At the hotel, I soon became acquainted with the theme of the conference, love of the Ahlul Bayt, as I caught up with old friends and became acquainted with new ones, our nascent congeniality lit by the light of the Ahlul Bayt burning in our hearts. As a convert to Islam in a Muslim-minority country and a lover of the Ahlul Bayt, I was surprised to find myself met with such warmth by Muslims from all over the world and it is from this that I began to re-discover the power of the Ahlul Bayt, the most important theme of the conference. It got me thinking: is this huge warmth and love between those who love the Prophet’s family an effort by us mere mortals to show the respect we hold for others who also share our love of the most sublime beautiful human archetypes?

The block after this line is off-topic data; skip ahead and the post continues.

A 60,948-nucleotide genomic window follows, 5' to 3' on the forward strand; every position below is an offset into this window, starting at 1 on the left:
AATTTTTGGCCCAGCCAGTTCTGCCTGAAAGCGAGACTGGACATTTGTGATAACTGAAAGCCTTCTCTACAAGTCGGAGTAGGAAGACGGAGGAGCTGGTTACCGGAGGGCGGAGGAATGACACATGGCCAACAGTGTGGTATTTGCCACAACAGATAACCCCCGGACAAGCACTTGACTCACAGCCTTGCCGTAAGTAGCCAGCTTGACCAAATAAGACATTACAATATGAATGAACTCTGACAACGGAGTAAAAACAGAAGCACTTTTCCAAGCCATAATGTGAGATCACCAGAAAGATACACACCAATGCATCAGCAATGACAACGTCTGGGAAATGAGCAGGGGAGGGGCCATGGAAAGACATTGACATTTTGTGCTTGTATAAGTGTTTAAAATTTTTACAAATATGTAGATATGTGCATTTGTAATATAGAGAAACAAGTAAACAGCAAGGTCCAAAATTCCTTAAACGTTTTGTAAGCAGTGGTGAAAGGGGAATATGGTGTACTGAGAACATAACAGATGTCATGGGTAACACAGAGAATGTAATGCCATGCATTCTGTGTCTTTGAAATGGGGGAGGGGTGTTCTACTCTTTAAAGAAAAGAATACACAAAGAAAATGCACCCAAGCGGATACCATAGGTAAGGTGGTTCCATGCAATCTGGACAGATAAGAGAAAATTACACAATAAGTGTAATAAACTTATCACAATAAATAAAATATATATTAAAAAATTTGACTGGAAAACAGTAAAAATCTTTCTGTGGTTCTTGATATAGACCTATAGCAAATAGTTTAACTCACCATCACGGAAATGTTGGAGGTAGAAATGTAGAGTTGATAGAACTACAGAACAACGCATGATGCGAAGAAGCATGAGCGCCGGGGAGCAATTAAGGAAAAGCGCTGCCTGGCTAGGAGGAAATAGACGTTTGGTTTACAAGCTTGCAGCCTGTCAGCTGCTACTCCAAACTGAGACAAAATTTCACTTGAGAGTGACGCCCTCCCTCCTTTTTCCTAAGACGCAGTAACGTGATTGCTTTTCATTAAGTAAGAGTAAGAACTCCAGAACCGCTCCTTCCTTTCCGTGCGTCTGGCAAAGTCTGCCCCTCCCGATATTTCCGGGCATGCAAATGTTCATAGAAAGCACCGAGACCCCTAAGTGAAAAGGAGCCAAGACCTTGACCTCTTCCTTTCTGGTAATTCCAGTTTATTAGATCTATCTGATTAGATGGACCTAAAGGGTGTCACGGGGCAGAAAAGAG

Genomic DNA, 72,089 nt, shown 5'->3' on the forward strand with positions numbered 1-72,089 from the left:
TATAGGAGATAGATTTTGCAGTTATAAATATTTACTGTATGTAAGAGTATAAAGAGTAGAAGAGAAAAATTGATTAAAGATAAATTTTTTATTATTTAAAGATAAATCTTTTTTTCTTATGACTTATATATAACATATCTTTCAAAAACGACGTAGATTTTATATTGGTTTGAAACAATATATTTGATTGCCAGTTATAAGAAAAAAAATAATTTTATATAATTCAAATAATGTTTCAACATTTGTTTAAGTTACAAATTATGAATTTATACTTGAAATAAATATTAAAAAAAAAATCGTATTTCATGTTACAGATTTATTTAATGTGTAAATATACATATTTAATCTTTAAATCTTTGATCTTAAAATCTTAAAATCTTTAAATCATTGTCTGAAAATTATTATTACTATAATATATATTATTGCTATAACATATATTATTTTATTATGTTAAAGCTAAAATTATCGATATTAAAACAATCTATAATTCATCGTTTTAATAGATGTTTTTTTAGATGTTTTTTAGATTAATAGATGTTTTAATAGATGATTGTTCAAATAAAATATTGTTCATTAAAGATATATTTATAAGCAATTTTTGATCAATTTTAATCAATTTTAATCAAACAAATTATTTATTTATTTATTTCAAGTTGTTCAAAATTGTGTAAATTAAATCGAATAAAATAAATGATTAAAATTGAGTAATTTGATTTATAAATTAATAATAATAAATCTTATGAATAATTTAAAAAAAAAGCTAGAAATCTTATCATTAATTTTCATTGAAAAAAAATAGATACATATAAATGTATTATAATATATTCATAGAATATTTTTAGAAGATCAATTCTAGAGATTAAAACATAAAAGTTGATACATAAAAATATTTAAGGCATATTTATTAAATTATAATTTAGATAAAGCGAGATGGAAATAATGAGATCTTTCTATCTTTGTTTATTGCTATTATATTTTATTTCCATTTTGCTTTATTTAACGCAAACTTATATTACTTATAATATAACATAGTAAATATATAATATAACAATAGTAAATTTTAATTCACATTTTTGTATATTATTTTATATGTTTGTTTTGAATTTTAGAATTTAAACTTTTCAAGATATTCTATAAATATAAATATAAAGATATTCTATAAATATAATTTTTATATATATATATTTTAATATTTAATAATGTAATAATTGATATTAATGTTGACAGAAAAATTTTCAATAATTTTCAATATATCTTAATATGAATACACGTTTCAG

After a day of relaxation the conference proceedings began in the prestigious economic trade venue. Here the delegation of 600 Muslims including leading ‘alims, politicians and activists were welcomed by the organiser of the conference, former Minister of Foreign Affairs, Dr Ali Akbar Velayati. Dr Velayati gave a beautiful speech introducing the conceptual basis of the conference, that of creating unity between Sunni and Shia through their mutual love of the Ahlul Bayt and by countering the propaganda of deviant forms of Islam by spreading knowledge of the example of the Ahlul Bayt; a concept so simple it is hard to fathom how our respective communities across the world failed to recognise this perfect antidote to ISIS! When the actions of ISIS are held up against the lives of the Ahlul Bayt, who showed the utmost restraint and compassion at all times, no one can be in doubt about the legitimacy of ISIS barbarity; even when defending themselves on the battle field, with no choice but to fight or die, the Prophet’s family continued to gently preach and invite their enemies to the beautiful path of Islam.